Palm Oil Article

The Role of the Oil Palm in Kalimantan
Rebecca Cudmore
September 2011 (Research collected May-August 2011)

The large island of Borneo is located in Southeast Asia, and is divided between the countries of Indonesia, Malaysia, and Brunei. Often referred to as a “biological hotspot,” Indonesia contains 50 percent of all known animal species in the world (McLaughlin, 2011). Borneo is home to many endemic species as well, that is species found only on the island and nowhere else. However, Indonesia alone has already lost a disturbing 75 percent of its original natural forest habitat (McLaughlin, 2011). The virgin forest exists today only in the highlands where it is difficult for loggers to access, and along the borders that separate the provinces of Kalimantan (Indonesian Borneo).

This loss of primary forest is due to a variety of causes, yet one trumps all and has had the largest impact on the land, the people, and the animals: the oil palm industry. Oil derived from the oil palm, Elaeis guineensis, is used for cooking in packaged foods, and is found in a wide range of cosmetic and hygiene products as well.

The industry has grown rapidly in the last decade. World production of palm oil in 2009-2010 was nearly 45 million tons, compared to the 25 million tons in 2007-2008 (AOCS, 2011). Indonesia is the largest exporter, exporting 87 percent of all palm oil produced in the country. The industry in Indonesia is driven by an increasing demand from the largest consuming nations: India, China, and the European Union (WWFI, 2011). The United States’ demand is very low compared to these other countries. However, consumption has been increasing recently as American food manufacturers are attracted to the lower levels of trans unsaturated fats, when compared to soybean oil. However, although palm oil does not contain the unpopular trans fats, it is very high in saturated fats.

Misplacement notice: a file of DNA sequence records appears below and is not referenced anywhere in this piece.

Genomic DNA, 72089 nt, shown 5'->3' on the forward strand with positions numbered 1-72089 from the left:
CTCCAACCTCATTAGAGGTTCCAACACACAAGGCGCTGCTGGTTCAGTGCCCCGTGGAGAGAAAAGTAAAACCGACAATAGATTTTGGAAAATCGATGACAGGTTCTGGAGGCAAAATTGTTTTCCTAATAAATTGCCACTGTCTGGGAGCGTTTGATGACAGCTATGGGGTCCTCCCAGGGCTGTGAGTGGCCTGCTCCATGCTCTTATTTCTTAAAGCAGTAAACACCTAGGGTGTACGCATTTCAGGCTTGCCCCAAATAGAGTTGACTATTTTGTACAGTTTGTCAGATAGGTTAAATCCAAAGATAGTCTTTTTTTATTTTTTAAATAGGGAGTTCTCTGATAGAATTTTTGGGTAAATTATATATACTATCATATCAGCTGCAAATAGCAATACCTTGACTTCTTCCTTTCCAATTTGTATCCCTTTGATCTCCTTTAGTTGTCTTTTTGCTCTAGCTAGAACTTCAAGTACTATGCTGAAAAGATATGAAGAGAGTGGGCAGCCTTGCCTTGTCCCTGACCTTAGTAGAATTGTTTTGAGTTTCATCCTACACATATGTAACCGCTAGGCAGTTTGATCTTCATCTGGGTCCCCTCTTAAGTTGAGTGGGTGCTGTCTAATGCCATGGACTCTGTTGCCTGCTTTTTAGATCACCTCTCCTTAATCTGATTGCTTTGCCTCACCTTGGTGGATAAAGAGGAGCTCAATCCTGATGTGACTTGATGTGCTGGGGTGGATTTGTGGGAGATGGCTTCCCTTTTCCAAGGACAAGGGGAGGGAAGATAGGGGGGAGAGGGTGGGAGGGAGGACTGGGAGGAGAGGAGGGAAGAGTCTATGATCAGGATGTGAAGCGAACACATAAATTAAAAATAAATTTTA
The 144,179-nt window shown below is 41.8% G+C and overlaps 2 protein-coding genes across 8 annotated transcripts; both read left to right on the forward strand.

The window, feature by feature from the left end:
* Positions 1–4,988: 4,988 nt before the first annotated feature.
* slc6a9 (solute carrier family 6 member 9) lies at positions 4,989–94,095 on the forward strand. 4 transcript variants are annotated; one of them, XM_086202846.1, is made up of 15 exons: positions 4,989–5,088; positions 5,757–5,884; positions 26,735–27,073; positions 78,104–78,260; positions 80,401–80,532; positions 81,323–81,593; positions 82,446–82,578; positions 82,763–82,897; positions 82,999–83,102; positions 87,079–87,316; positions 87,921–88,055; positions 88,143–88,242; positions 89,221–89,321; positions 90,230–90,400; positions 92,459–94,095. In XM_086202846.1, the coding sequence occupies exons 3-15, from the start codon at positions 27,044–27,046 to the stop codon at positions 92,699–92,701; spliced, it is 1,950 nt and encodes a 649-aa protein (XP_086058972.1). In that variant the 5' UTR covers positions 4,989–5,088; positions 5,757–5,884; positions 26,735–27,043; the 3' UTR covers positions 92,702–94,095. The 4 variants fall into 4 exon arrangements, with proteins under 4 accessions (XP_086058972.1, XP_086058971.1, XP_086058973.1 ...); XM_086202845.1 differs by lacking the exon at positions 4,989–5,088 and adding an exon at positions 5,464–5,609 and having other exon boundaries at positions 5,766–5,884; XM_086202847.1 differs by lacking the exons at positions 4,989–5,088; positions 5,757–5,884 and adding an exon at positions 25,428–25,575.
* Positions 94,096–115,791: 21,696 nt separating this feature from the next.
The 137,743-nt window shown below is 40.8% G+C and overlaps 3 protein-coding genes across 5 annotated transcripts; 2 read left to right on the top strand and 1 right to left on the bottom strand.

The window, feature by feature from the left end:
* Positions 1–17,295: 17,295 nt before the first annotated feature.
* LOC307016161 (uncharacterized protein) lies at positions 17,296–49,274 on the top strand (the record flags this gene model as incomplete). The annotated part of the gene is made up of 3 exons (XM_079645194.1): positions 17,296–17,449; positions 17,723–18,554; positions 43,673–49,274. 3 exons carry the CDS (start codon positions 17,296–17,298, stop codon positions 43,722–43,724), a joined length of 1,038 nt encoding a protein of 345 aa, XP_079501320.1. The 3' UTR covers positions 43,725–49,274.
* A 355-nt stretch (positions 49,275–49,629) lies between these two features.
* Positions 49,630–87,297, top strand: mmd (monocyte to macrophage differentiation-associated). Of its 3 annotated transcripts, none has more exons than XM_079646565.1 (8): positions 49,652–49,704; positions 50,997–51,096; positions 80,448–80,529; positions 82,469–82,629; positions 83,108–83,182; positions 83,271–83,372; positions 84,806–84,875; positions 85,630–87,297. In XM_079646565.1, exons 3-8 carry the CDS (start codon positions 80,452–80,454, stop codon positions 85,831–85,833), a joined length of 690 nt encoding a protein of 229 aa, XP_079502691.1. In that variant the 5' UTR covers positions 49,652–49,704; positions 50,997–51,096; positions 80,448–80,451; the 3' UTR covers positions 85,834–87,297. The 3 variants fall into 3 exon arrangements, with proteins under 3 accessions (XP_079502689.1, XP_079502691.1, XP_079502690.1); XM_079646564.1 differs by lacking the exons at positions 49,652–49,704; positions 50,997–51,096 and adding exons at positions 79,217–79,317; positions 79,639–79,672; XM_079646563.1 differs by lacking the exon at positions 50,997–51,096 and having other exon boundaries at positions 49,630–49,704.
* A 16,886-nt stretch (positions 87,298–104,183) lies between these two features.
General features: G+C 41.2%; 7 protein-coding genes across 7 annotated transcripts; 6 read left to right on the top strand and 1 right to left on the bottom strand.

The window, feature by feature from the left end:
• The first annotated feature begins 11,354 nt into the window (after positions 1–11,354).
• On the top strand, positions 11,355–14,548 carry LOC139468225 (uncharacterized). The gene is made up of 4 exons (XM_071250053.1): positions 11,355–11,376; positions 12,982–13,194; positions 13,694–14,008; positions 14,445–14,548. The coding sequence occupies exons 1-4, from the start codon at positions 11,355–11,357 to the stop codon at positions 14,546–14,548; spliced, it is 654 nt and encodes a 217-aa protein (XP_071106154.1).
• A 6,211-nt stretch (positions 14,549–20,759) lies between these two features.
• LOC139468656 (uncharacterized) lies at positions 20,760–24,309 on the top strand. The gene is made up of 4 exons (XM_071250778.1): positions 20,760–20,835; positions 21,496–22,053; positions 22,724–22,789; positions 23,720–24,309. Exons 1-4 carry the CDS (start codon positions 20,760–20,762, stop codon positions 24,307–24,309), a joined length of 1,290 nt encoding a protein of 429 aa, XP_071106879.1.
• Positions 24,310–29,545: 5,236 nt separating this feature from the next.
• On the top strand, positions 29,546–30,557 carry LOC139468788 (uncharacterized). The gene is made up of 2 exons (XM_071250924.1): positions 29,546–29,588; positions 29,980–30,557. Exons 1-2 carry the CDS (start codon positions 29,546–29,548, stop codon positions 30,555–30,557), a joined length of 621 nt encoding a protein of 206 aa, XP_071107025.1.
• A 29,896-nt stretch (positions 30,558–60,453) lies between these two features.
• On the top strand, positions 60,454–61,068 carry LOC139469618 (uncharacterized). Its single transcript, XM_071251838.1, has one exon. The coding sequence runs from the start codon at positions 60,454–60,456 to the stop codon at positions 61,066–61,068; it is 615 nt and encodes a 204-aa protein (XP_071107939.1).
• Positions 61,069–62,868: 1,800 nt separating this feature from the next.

Currently, with help from the $21 billion a year oil palm industry, Indonesia’s economy is the largest in Southeast Asia, and is one of the emerging market economies in the world (G20, 2011). It has become so successful due to the crop’s efficiency and price in comparison to other oil-producing plants grown in the region. Each oil palm tree has a much higher content of “sellable oil” and therefore, each hectare of agricultural land planted with oil palm lends more product and money compared to something like a coconut plantation. Each oil palm tree has an economic life of 20-30 years and during that time can produce roughly 10-15 bunches of palm fruit (from which the oil comes) each year. A high yield plantation will produce seven to eight tons of oil per hectare.